Darren Sissons is Managing Director at Portfolio Management Corp. His focus is Global large caps.
fund and family ownership; last purchase US$37.75/share.
- 1) progressive dividend currently yielding 2.5 per cent,
- 2) reasonable balance sheet,
- 3) strong risk culture as the bank did not get into subprime trouble,
- 4) leveraged to eastern U.S. business growth, employment improvements and better commercial and residential real estate markets, and
- 5) like all banks, the company will benefit from higher interest rates, which we don’t currently have but will eventually endure.
family & fund ownership; last purchase US$20.24/share.
- 1) progressive dividend, currently yielding 1.5 per cent, that has grown at an average of 5.4 per cent per annum for 31 years,
- 2) strong balance sheet that will strengthen going forward,
- 3) an expanding and fast growing Asian footprint, and
- 4) it’s currently on sale because of its Russian exposure due to the political crisis in the Ukraine.
fund ownership; last purchase C$27.46/share.
- 1) safe 3.5 per cent dividend,
- 2) good balance sheet,
- 3) diversified miner leveraged to met-coal, copper and zinc. Also has oil sands exposure via 20-per-cent ownership of Fort Hills Sand Project (with Suncor),
- 4) China is key to unlocking commodity demand and to higher commodity prices, and
- 5) due to the high level of investor pessimism over future commodity prices the company is attractively priced.
Past picks: Feb. 13, 2013
Then: $12.78 (U.S.); Now: $19.54, +52.90%; Total return: +57.84%
Then: $7.10; Now: $8.00, +23.94%; Total return: +24.80%
Wm. Morrison Supermarkets
Then: £259.80; Now: £236.50, -8.97%; Total return: -4.54%
Total Return Average: +26.03%
While we generally agree that the U.S. recovery is on track, we are surprised by the moves of the U.S. market given the fundamentals and think valuations are priced for perfection. The U.S. macro outlook is still quite bleak. Unemployment remains stubbornly high and the household savings rate is disappointing. Small business creation, historically the job creation engine for the U.S. post a recession, remains at relatively low level. Corporate America cut deeply into its labour force during the financial crisis and the corporate labour force is still relatively over-utilized (.e one person is still in many cases doing the job of two.) Given these headwinds, job creation will continue to be subdued, which supports continued weak consumer demand and limited upside for corporate profits.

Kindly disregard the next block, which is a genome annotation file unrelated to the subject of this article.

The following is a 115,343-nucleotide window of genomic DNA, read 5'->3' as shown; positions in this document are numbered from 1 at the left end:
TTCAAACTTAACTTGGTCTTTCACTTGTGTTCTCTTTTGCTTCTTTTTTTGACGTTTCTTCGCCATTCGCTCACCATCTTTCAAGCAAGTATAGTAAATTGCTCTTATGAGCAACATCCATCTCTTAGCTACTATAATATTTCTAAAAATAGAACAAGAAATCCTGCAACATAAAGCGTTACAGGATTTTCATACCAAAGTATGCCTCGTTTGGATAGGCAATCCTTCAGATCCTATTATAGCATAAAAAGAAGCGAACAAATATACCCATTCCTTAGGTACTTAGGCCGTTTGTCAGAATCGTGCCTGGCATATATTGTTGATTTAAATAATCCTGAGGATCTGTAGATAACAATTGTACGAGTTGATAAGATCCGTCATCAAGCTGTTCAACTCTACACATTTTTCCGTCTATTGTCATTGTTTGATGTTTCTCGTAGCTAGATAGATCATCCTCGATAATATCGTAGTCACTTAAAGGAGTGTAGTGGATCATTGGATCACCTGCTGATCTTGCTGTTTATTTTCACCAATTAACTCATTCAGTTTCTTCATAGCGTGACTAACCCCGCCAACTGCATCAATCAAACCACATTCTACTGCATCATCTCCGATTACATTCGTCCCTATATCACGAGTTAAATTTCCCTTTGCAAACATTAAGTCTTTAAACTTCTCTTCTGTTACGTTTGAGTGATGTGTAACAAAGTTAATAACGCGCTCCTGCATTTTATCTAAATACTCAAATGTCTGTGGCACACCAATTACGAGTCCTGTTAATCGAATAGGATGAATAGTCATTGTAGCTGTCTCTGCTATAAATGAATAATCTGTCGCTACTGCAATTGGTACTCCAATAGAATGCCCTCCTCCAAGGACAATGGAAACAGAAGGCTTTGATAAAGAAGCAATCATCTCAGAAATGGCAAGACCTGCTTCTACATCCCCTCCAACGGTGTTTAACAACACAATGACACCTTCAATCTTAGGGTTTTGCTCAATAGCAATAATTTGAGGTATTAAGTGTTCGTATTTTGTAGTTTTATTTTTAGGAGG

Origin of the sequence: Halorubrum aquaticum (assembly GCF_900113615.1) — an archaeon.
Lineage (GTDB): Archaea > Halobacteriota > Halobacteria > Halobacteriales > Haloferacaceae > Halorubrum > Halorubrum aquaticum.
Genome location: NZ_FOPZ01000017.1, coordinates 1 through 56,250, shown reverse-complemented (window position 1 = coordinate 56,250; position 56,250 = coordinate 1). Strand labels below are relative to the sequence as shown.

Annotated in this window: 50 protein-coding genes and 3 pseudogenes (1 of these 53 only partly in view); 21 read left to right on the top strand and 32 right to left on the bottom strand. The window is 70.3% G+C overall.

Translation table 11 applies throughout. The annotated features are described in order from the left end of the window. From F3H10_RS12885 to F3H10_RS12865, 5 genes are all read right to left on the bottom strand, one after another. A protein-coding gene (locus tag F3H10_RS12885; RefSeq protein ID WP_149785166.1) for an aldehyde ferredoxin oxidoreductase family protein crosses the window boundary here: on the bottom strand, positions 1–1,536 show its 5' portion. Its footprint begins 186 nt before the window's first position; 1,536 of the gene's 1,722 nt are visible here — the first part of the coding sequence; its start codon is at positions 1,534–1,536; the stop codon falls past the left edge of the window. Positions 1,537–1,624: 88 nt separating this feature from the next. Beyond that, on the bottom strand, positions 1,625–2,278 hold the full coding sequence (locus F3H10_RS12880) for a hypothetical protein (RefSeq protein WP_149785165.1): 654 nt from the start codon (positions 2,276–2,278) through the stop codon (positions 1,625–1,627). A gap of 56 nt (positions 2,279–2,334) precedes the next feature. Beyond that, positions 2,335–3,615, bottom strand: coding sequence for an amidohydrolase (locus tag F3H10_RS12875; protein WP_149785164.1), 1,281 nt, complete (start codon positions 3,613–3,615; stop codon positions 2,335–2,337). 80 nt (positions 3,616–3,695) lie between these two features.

Europe has hit bottom, which is great news but like the U.S. valuations are a little stretched. The one area of opportunity is countries with Russian or Eastern European exposure due to the political crisis in the Ukraine. Asian valuations are attractive in a range of markets as the hot money flows that drove Asian valuations and currencies to unsustainable levels has now left to chase the 2-per-cent growth of the U.S. and the cyclical recovery trade in Europe. For value investors like us, Asia with its high growth rates offers a range of opportunities. For now we are staying away from Latin America due to the macroeconomic headwinds and the challenges relating to government interference in the private sector. However, valuations are attractive and we expect to re-visit this region in 2015.
Due to an editing error, an earlier version of this article included information from Mr. Sissons' previous contribution in December, 2013.
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